3.       God allows temptations to come into our lives but is not the source of our temptations. Our temptations come from our own desires (James 1:14) and they come from the tempter (1 Thess 3:5) who is Satan (Matt 4:3-10). Satan isn’t the primary source of our temptations simply because our own selfish desires are doing a good enough job of keeping us from living godly lives that Satan doesn’t have to bother. Even if our temptation is from Satan, we must remember that God has allowed it. If comes from our sinful nature, the flesh, God has allowed it. Some people use this as an excuse to follow the temptation into sin. They say God made them the way they are, so that means it is OK to do the things that the Bible clearly labels as sin. Not so, as the next points will make evident.

4.       Temptations are never allowed that are beyond our ability to overcome. Now, a word to those who do not have the Holy Spirit living in them, people who are not Christians, who have not yielded their lives to Jesus Christ and repented of their sins. You have no ability to overcome your temptations. The ability we have to overcome temptations is only because of the Holy Spirit living in us (Rom 8:13-15). He gives us all the power we need to overcome temptations. We let temptations fester into sin when we ignore that power or don’t ask for His help to overcome. Temptations and trials come so that we will grow in our faith and in character not because God wants us to follow them into sin (Rom 5:3-5).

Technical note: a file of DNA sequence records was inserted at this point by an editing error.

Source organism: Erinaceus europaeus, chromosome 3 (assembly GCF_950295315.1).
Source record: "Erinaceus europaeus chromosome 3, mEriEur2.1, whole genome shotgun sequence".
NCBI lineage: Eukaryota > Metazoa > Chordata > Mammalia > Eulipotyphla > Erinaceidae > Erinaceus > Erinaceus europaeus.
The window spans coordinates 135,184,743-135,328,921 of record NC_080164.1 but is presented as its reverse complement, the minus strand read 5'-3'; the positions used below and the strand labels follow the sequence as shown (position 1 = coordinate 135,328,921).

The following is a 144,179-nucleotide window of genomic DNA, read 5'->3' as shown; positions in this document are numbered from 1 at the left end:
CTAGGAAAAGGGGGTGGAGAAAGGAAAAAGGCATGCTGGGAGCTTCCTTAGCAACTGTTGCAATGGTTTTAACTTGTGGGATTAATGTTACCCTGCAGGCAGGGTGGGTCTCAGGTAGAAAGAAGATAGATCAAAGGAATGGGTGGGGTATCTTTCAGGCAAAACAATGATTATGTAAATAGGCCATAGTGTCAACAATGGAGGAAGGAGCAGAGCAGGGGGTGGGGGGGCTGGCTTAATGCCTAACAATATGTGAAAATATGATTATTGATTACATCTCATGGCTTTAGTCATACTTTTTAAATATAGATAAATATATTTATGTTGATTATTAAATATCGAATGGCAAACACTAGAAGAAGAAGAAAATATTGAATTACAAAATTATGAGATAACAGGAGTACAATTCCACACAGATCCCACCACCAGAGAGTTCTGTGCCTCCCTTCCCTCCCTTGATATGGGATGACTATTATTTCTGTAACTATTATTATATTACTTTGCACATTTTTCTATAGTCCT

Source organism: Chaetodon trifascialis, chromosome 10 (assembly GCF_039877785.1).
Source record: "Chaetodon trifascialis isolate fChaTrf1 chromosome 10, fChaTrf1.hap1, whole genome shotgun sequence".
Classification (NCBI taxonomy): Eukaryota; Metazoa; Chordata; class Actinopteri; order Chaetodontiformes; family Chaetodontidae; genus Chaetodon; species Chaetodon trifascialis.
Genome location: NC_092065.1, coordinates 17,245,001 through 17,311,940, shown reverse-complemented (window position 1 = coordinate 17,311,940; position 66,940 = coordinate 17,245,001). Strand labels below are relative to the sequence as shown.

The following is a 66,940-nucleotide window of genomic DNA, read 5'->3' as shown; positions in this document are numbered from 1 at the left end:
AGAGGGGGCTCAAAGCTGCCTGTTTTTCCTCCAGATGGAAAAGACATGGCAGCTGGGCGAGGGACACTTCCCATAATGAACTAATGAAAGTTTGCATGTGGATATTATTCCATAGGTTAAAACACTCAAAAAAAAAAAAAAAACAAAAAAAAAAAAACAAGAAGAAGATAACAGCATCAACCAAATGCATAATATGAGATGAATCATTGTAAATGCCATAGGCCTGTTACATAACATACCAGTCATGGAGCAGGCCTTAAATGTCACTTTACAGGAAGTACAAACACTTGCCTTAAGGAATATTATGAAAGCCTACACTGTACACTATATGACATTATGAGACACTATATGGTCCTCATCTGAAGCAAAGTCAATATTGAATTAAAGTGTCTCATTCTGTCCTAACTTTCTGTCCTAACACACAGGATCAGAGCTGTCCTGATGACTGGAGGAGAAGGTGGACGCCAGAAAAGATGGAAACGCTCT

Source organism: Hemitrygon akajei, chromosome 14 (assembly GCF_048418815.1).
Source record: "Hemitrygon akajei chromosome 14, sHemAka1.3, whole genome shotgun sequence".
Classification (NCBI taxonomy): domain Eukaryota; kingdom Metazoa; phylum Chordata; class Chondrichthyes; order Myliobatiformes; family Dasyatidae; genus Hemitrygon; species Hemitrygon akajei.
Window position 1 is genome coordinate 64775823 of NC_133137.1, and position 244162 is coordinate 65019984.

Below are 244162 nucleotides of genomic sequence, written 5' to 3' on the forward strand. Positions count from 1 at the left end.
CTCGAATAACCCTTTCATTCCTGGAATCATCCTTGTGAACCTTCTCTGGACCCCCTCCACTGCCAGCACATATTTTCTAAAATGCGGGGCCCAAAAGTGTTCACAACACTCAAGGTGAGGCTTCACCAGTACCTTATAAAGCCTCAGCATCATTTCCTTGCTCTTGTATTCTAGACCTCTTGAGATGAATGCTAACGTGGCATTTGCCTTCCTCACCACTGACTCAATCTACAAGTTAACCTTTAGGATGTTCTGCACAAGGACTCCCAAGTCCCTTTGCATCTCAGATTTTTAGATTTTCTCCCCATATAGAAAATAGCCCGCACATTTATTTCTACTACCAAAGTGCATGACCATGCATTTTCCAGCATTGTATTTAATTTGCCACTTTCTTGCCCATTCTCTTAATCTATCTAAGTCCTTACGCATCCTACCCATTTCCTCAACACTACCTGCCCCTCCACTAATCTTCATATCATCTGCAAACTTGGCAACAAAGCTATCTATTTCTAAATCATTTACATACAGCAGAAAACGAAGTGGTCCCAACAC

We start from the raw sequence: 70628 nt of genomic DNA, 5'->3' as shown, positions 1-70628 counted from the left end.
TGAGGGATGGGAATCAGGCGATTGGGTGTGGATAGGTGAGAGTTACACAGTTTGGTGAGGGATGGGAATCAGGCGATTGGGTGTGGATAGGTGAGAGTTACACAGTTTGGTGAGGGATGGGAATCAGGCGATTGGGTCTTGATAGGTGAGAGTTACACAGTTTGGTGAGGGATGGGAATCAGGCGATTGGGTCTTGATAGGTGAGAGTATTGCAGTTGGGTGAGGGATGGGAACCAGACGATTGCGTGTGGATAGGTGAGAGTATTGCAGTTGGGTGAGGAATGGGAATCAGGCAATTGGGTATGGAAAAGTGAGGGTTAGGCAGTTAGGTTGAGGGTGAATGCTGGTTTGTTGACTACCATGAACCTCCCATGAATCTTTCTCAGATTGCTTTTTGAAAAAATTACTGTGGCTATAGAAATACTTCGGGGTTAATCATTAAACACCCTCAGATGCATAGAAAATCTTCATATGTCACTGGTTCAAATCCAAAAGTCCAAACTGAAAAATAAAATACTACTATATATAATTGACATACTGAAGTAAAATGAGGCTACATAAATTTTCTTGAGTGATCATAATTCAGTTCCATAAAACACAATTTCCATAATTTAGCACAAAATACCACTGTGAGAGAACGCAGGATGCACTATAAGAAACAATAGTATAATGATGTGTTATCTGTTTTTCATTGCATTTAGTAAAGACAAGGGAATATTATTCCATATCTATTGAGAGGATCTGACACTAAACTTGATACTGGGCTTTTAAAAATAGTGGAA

5.       God always provides a way of escape from temptations. You have to believe this truth. If you don’t believe what God has said, then you are defeated already. Since He has provided a way out, then we must look for it and take it. This is where we run right back into our desires. If we are honest with ourselves, we don’t take the path provide out of temptation because we really want what the temptation is offering. We can’t blame God if we succumb to sin; we can’t even blame Satan; we have made a choice to ignore the way out because we want the sin more than we want holiness and to please God.

6.       Temptations may stay around for a long time. We are able to endure or stand up under our temptation or trial. Some versions say we may endure and others say we can endure. In English, there is a big difference between permission (may) and able (can). The Greek is dunamai[1] from which comes the word dunamis[2] which means force or miraculous power. Dunamai simply means to be able. It doesn’t matter how long the temptation lasts or how often it returns, we are able to endure it. When we chicken out and say we can’t endure it, then we again show that we don’t believe God. If He says we are able to endure it we should. If we don’t, we have only one person to blame and that is ourselves. We haven’t called on the power of God to enable us. We have looked at this life, the riches of this world that we may lose or some other thing that we desire more than resisting the temptation.
But put on the Lord Jesus Christ, and make no provision for the flesh, to gratify its desires. (Rom 13:14 RSV)